Buzzcocks' Pete Shelley dies at 63 - News - Soundblab

Buzzcocks' Pete Shelley dies at 63

by Simon H Rating: Release Date:
Buzzcocks' Pete Shelley dies at 63
Buzzcocks' Pete Shelley dies at 63

Last night Marc Riley opened his BBC 6 Music show with that blast of existential genius 'I Believe', from under-appreciated third Buzzcocks album, A Different Kind of Tension. Little did we know that within a few hours we'd be hearing the horrible news that Pete Shelley had died that day of a heart attack at the age of 63.

Buzzcocks' history has passed into legend. They were of course driven to get serious as a band after witnessing an early Sex Pistols gig. In turn, Shelley and the band went on to influence countless others, Bernard Sumner said today he'd have still been working in the docks if it hadn't been for them. No one really sounded like Pete Shelley though. He was smart, sarcastic, witty but always seemed to offer comfort through the process of grappling with life's emotional traumas. How could you not fall for songs so unafraid to make desperate statements like, 'I Don't Know What to do with My Life'? Just the title alone made me love it. Few bands gracing the charts said things like that but surely most of us were thinking it at some point, and if not why not?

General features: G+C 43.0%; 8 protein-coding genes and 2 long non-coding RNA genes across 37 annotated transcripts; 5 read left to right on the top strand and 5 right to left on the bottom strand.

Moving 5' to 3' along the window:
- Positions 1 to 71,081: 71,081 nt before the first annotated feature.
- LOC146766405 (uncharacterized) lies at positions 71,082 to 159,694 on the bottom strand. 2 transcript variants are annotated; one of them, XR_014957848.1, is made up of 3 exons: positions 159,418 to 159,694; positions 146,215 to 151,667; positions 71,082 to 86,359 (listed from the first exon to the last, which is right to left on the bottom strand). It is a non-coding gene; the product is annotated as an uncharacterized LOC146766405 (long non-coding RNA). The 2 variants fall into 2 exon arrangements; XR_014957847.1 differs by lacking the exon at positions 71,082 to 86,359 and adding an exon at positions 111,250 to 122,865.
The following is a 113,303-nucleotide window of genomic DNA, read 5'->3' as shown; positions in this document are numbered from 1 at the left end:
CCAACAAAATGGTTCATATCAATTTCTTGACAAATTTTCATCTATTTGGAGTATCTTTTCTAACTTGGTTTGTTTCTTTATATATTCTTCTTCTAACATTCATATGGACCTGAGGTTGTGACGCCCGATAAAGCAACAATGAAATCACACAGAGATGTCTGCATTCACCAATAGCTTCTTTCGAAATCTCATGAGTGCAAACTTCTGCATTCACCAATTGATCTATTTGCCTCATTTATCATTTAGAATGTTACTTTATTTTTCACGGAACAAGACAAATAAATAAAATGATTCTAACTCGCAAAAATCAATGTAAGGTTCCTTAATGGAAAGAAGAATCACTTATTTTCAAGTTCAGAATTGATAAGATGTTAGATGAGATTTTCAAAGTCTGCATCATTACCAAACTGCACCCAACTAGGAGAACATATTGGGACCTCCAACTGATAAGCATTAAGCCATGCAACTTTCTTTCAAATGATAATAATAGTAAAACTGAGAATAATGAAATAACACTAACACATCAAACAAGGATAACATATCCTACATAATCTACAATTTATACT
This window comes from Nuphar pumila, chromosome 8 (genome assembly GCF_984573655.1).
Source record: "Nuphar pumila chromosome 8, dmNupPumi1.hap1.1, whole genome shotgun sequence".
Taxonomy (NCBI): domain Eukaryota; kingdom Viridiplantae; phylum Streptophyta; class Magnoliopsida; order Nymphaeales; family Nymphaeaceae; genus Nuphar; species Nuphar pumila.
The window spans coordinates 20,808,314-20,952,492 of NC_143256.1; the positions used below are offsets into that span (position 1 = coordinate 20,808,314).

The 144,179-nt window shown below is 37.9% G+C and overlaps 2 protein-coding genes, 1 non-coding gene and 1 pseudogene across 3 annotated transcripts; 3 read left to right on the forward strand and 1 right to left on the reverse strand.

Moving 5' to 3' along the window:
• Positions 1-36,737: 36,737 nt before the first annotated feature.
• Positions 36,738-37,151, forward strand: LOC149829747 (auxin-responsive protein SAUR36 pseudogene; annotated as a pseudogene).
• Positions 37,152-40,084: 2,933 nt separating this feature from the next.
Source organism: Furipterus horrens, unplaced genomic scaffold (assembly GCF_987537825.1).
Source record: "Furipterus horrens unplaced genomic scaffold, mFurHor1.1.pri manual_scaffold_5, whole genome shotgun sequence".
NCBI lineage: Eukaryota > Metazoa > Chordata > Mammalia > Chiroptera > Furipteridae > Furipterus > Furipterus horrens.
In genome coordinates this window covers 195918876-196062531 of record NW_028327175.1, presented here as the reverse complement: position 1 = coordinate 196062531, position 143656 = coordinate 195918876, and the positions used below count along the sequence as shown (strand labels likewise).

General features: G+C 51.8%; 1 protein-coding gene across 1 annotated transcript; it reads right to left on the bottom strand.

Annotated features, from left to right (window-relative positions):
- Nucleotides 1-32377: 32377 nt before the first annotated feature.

For anyone coming to terms with their existence, future, sexuality and just about any romantic situation, there was a fitting Shelley mini-pop symphony. It was a rare breed who could encapsulate the knotted stomach torture of young love the way he did.

Buzzcocks burned bright and hit the charts, but were gone in the space between a modern band's second and third albums. Shelley continued via a solo career with plenty of highlights, including the knowingly brilliant (and banned by the BBC) Homosapien.

Then of course they returned, were rightly honoured by Kurt Cobain (supporting Nirvana on a European tour) and ended up existing far longer the second time around. Decent to very good records followed but it was hard not to go back to those three albums and the associated singles.

You'd think it would get easier to say goodbye to the voices many of us have grown up with, but it really doesn't. Time to play I Believe again.

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